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Tourists found dead in Mexico identified as American and Australian surfers

Tourists found dead in Mexico identified as American and Australian surfers

Jack Carter Rhoad, 30, of San Diego and two brothers from Australia, Jake Robinson, 30, and Callum Robinson, 33, disappeared on April 27 during a surfing trip in Ensenada, Mexico.


Three bodies recovered in Mexico last week are those of three tourists who disappeared during a surfing trip and three people were in custody in connection with their deaths, officials in the country confirmed Sunday.

American Jack Carter Rhoad, 30, of San Diego, and Australian brothers Jake Robinson, 30, and Callum Robinson, 33, disappeared April 27 while traveling in Ensenada, less than 100 miles south of the U.S. border. Mexico.

At a press conference, the Baja California Attorney General’s Office said the victims were found shot at the bottom of a 50-foot pit after it appeared the trio tried to intervene in an apparent carjacking.

Mexico publicly announced in an announcement on Sunday expressed his condolences The BBC reported that the tourist deaths occurred after a prosecutor confirmed that relatives of the victims had traveled to the country and identified the bodies of their loved ones.

A fourth body was also found in the well, but it does not appear to be related to the murders of the tourists, the agency wrote in a press release. According to authorities, the victim had been there for an extended period of time.

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Three people arrested in murder of surfers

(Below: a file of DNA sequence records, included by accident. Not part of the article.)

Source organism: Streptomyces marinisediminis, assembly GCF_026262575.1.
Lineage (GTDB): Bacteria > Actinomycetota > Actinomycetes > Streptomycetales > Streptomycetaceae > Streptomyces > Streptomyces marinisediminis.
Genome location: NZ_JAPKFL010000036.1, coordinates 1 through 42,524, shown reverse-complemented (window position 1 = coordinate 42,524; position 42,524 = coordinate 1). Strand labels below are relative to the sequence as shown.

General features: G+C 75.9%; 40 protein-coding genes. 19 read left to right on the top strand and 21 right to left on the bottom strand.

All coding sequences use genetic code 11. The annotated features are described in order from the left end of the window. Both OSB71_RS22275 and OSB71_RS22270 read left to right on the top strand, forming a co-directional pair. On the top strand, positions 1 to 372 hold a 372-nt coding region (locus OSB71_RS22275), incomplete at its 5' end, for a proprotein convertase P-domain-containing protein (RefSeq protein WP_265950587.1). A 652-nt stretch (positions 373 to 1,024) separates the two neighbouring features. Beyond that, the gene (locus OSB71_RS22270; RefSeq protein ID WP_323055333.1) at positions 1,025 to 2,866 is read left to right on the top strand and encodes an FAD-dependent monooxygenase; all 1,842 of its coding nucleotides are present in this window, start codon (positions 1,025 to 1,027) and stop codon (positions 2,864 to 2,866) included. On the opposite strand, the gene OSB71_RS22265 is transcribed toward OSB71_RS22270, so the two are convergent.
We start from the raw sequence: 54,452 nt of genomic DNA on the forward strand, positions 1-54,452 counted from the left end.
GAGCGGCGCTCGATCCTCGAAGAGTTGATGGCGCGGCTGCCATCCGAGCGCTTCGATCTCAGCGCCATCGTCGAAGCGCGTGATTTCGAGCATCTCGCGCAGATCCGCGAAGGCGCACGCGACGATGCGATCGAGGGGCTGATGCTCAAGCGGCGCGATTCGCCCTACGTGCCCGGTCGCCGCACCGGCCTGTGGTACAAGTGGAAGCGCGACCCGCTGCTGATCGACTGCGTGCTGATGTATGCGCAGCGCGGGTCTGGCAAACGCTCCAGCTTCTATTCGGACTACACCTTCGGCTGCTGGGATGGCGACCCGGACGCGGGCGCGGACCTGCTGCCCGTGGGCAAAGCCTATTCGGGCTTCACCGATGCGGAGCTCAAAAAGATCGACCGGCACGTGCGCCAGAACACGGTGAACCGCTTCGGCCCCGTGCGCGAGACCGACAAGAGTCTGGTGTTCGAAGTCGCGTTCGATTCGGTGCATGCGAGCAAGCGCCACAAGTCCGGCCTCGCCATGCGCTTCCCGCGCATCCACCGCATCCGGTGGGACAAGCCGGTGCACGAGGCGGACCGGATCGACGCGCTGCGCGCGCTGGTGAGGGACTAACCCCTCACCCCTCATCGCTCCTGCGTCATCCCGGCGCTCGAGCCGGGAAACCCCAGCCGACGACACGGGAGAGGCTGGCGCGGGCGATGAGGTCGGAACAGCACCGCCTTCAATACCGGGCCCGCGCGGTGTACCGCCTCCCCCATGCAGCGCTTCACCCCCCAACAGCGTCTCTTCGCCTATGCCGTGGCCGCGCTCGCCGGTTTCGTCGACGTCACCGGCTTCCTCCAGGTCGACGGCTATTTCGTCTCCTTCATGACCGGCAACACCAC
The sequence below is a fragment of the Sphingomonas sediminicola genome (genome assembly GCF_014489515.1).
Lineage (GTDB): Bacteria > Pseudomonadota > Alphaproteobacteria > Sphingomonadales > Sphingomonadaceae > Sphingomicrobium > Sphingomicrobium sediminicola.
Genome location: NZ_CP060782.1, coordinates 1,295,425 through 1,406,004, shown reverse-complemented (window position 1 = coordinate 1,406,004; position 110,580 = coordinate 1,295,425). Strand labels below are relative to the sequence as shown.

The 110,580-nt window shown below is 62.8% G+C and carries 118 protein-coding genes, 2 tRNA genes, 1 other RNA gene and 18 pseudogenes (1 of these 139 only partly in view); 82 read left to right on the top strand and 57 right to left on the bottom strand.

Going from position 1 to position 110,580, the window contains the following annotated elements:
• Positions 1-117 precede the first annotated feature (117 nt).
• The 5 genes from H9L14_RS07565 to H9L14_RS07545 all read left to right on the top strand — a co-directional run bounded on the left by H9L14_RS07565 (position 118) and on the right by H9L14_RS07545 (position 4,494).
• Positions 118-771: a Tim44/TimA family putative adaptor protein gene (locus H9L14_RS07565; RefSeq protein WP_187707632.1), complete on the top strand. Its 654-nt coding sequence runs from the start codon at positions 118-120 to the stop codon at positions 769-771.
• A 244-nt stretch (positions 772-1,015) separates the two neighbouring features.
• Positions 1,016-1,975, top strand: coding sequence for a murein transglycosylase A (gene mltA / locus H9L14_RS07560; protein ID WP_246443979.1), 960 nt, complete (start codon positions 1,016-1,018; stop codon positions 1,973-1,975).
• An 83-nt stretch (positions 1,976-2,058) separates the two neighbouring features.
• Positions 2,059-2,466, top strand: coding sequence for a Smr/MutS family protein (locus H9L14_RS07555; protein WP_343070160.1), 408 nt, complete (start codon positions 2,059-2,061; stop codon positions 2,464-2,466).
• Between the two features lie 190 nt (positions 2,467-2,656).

María Elena Andrade Ramírez, Baja’s chief prosecutor, said an arrest warrant had been issued for Jesús Gerardo “N,” alias “El Kekas,” accusing him of enforced disappearance of people in connection with the case. That suspect, Ramírez said, was in custody Sunday.

Two other people, a man and a woman, had also been arrested in connection with the killings, Ramírez announced. Officials have not identified the couple.

Ramírez said officials believed the killers had seen the victims’ tents and pickup truck and wanted to steal their tires, but when the victims “came up and caught them, they definitely resisted.”

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Weapon casings, bloodstains and drag marks found at the scene

The office previously said it learned about the missing friends through social media and announced that their bodies were discovered after searching properties near where they had been camping in the area known as La Bocana Santo Tomás.

At the scene, officials wrote in a news release that evidence including tent poles, a gun casing, plastic gallon bottles, bloodstains and drag marks led to suspicion that the victims may have been attacked.

U.S. and Australian consulates, embassies and national law enforcement agencies confirmed they worked closely with Mexican authorities in the investigation.

The U.S. Department of State encourages citizens to keep their friends and family informed about their international travel and to discuss plans in the event of an emergency.

Natalie Neysa Alund is a senior reporter for USA TODAY. Reach her at [email protected] and follow her at X @nataliealund.